Oral Argument before the Intermediate Court of Appeals
No. 30644 Wednesday, April 4, 2012, 9 a.m.
LAHAINA FASHIONS, INC., a Hawai`i corporation, Plaintiff-Appellant/Cross-Appellee, v. BANK OF HAWAI`I, a Hawai`i corporation; HAWAIIAN TRUST COMPANY, LTD., as Trustee for Hawai`i Real Estate Equity Fund; HAWAI`I REAL ESTATE EQUITY FUND; PACIFIC CENTURY TRUST, a division of Bank of Hawaiʻi as Trustee of the Hawai`i Real Estate Equity Fund, Defendants-Appellees/Cross-Appellants, and JOHN DOES 1-10; and DOES ENTITIES 1-10, Defendants.
Attorney(s) for Plaintiff-Appellant/Cross-Appellee: Philip H. Lowenthal and Benjamin Lowenthal
Joseph M. Alioto*
Attorney(s) for Defendants-Appellees/Cross-Appellants: Terence J. O’Toole, Judith A. Pavey, and Andrew J. Lautenbach (Starn O’Toole Marcus & Fisher)
COURT: Foley, Fujise and Reifurth, JJ.
*NOTE: Order Granting Motion to Reinstate Pro Hac Vice Admission of Joseph M. Alioto, filed 3/28/12.
SPECIAL NOTE: The above argument will take place in the Supreme Court courtroom on the Second Floor of Ali`iolani Hale, 417 South King Street, Honolulu, Hawai`i.
Plaintiff/Appellant/Cross-Appellee Lahaina Fashions, Inc. (“LFI”) appeals from the July 7, 2010 Final Judgment entered in favor of Defendants/Appellees/Cross-Appellants Bank of Hawai`i; Hawaiian Trust Company, Ltd.; Hawai`i Real Estate Equity Fund; and Pacific Century Trust. LFI asserted claims against Defendants for breach of fiduciary duty and against Bank of Hawaiʻi and Pacific Century Trust for tortious interference with prospective business advantage (“tortious interference”), alleging that Defendants defrauded LFI of a parcel of commercial property and thwarted LFI’s attempt to exercise a lucrative contractual option.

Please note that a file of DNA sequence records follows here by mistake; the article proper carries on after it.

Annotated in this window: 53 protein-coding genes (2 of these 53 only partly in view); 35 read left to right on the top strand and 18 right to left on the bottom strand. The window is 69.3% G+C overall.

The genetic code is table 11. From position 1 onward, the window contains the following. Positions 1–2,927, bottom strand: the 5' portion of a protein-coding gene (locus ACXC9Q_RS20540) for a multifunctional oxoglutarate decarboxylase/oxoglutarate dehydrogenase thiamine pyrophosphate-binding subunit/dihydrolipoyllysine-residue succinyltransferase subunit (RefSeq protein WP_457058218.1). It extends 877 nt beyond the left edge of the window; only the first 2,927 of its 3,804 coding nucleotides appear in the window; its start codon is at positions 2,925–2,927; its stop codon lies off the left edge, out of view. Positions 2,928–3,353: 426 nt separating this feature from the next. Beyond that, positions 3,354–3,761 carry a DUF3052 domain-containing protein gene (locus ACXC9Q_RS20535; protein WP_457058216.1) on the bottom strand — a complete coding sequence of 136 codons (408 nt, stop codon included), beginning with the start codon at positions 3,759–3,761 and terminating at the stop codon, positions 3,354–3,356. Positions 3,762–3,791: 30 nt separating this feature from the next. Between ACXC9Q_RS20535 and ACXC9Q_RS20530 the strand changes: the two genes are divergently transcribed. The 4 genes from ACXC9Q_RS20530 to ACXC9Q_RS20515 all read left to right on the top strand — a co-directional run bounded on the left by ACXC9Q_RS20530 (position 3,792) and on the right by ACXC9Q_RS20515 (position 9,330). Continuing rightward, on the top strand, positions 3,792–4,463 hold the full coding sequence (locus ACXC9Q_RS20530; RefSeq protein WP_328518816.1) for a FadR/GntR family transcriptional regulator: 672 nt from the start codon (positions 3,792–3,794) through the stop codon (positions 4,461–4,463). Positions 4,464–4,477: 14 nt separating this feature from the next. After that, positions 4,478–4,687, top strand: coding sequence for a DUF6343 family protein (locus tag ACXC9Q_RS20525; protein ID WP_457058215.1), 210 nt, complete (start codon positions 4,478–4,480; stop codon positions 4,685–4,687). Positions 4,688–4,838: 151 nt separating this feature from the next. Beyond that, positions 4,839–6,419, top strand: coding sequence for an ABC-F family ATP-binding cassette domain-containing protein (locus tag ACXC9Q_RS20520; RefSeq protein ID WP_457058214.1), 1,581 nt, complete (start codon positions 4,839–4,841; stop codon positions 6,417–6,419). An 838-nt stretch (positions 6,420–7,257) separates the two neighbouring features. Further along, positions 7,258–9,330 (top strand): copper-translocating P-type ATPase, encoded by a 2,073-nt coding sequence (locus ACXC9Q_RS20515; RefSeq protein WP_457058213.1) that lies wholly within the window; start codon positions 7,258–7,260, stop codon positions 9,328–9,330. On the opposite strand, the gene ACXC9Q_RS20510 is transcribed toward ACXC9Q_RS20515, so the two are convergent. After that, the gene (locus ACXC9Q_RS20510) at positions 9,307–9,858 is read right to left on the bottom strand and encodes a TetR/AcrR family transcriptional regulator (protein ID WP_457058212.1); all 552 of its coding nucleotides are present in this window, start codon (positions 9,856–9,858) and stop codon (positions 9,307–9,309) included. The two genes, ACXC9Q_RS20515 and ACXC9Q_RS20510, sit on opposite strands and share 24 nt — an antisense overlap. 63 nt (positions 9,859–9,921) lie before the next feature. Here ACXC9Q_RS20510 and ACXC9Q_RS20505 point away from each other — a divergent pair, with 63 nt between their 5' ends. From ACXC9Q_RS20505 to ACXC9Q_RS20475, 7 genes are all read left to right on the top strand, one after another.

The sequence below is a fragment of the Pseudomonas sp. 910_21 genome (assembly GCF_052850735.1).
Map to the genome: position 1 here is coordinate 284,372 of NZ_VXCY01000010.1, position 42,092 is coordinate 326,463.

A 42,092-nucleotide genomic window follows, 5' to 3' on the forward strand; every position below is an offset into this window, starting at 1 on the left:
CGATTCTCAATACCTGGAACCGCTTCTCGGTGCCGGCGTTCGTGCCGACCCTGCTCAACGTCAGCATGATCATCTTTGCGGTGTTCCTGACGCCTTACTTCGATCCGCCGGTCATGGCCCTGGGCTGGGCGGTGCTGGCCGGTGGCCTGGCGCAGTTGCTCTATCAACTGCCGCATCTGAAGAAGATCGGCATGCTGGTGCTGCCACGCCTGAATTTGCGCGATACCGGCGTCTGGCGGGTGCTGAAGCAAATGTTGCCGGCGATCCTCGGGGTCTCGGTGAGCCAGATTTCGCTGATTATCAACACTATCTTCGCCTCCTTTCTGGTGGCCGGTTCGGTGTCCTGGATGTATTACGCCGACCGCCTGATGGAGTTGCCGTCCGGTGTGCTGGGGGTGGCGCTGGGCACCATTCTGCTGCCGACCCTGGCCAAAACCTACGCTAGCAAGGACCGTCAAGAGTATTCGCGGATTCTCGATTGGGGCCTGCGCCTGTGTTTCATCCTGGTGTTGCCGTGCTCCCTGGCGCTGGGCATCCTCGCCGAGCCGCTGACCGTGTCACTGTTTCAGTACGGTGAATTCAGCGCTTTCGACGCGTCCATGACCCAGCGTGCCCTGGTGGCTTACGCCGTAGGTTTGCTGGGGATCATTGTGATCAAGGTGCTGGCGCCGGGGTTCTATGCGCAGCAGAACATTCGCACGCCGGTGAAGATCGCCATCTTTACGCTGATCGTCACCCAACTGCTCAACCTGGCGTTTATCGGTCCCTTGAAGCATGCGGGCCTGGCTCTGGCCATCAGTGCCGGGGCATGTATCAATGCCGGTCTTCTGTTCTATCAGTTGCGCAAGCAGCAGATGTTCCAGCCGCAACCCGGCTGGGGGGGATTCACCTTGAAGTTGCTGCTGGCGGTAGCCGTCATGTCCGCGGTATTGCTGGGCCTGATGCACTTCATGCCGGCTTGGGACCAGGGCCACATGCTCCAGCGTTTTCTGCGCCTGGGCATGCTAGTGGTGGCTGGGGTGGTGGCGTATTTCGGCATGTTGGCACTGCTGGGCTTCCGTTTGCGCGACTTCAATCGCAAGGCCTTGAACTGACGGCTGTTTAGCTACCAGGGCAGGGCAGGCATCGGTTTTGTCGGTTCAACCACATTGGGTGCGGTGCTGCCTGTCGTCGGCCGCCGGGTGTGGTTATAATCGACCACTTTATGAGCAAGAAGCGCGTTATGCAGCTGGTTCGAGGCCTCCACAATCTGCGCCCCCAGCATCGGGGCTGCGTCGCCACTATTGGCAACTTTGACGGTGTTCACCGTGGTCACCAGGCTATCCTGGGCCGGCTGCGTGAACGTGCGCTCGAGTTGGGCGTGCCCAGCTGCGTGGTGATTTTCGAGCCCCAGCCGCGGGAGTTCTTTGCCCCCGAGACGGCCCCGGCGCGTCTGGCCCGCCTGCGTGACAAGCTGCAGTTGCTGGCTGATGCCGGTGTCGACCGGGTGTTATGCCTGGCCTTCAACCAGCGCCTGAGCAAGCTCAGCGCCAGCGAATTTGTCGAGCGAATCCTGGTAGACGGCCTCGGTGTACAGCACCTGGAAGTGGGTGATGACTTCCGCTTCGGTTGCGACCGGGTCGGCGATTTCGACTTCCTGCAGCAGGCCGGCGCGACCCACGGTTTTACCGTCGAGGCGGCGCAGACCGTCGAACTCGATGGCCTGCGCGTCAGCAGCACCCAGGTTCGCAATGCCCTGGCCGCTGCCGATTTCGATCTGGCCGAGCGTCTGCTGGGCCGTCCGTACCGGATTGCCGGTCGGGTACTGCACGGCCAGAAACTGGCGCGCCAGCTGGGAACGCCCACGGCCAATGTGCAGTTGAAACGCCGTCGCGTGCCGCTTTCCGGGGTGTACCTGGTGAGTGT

A jury trial was held. The Circuit Court granted Defendants’ motion for judgment as a matter of law (“JMOL”) as to the breach-of-fiduciary-duty claim but not as to the tortious-interference claim. The jury rendered a special verdict on the tortious-interference claim, finding that LFI had proved the claim and was entitled to pecuniary and punitive damages; however, the special verdict form also indicated that the jury found that LFI was aware of the tortious-interference claim more than two years prior to filing its complaint, placing the claim outside of the statute of limitations. After the Circuit Court had formally discharged the jury, some jurors claimed that the verdict was incorrectly rendered as to the statute-of-limitations issue. The Circuit Court held a hearing at which several jurors testified that the verdict did not reflect their decisions. Nevertheless, the Circuit Court denied LFI’s motion to correct the verdict.
On appeal, LFI contends that the Circuit Court erred by (1) refusing to correct the special verdict form and (2) granting Defendants’ JMOL motion on the breach-of-fiduciary-duty claim. LFI also argues that the Circuit Court erred by (3) excluding certain evidence and (4) refusing to disclose attorney-client communications. Defendants cross-appealed, asserting that they were entitled to judgment on the tortious-interference claim pursuant to their summary-judgment and JMOL motions.